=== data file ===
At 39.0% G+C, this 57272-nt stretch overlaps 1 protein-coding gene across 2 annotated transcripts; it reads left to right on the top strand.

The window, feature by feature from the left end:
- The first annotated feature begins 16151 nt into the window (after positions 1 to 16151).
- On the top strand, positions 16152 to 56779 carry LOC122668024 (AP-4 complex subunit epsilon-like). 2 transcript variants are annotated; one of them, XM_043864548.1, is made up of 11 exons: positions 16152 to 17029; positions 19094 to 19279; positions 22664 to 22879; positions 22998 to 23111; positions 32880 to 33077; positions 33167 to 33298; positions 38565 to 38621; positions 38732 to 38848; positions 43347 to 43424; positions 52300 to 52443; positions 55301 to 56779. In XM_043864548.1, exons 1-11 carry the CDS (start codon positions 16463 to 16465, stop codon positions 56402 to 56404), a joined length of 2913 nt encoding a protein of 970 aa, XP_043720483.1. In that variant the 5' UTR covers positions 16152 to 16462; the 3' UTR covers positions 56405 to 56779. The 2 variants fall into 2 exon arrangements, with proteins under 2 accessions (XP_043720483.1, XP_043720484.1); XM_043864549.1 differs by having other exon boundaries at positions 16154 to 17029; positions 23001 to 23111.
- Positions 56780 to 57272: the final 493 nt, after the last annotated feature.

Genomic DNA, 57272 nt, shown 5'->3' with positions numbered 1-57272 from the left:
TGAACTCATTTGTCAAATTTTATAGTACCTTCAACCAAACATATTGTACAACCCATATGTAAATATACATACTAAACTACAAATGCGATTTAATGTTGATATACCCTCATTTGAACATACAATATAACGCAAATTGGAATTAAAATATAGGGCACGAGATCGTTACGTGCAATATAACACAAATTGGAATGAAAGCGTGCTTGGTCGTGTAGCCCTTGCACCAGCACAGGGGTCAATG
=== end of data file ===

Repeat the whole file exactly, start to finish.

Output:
At 39.0% G+C, this 57272-nt stretch overlaps 1 protein-coding gene across 2 annotated transcripts; it reads left to right on the top strand.

The window, feature by feature from the left end:
- The first annotated feature begins 16151 nt into the window (after positions 1 to 16151).
- On the top strand, positions 16152 to 56779 carry LOC122668024 (AP-4 complex subunit epsilon-like). 2 transcript variants are annotated; one of them, XM_043864548.1, is made up of 11 exons: positions 16152 to 17029; positions 19094 to 19279; positions 22664 to 22879; positions 22998 to 23111; positions 32880 to 33077; positions 33167 to 33298; positions 38565 to 38621; positions 38732 to 38848; positions 43347 to 43424; positions 52300 to 52443; positions 55301 to 56779. In XM_043864548.1, exons 1-11 carry the CDS (start codon positions 16463 to 16465, stop codon positions 56402 to 56404), a joined length of 2913 nt encoding a protein of 970 aa, XP_043720483.1. In that variant the 5' UTR covers positions 16152 to 16462; the 3' UTR covers positions 56405 to 56779. The 2 variants fall into 2 exon arrangements, with proteins under 2 accessions (XP_043720483.1, XP_043720484.1); XM_043864549.1 differs by having other exon boundaries at positions 16154 to 17029; positions 23001 to 23111.
- Positions 56780 to 57272: the final 493 nt, after the last annotated feature.

Genomic DNA, 57272 nt, shown 5'->3' with positions numbered 1-57272 from the left:
TGAACTCATTTGTCAAATTTTATAGTACCTTCAACCAAACATATTGTACAACCCATATGTAAATATACATACTAAACTACAAATGCGATTTAATGTTGATATACCCTCATTTGAACATACAATATAACGCAAATTGGAATTAAAATATAGGGCACGAGATCGTTACGTGCAATATAACACAAATTGGAATGAAAGCGTGCTTGGTCGTGTAGCCCTTGCACCAGCACAGGGGTCAATG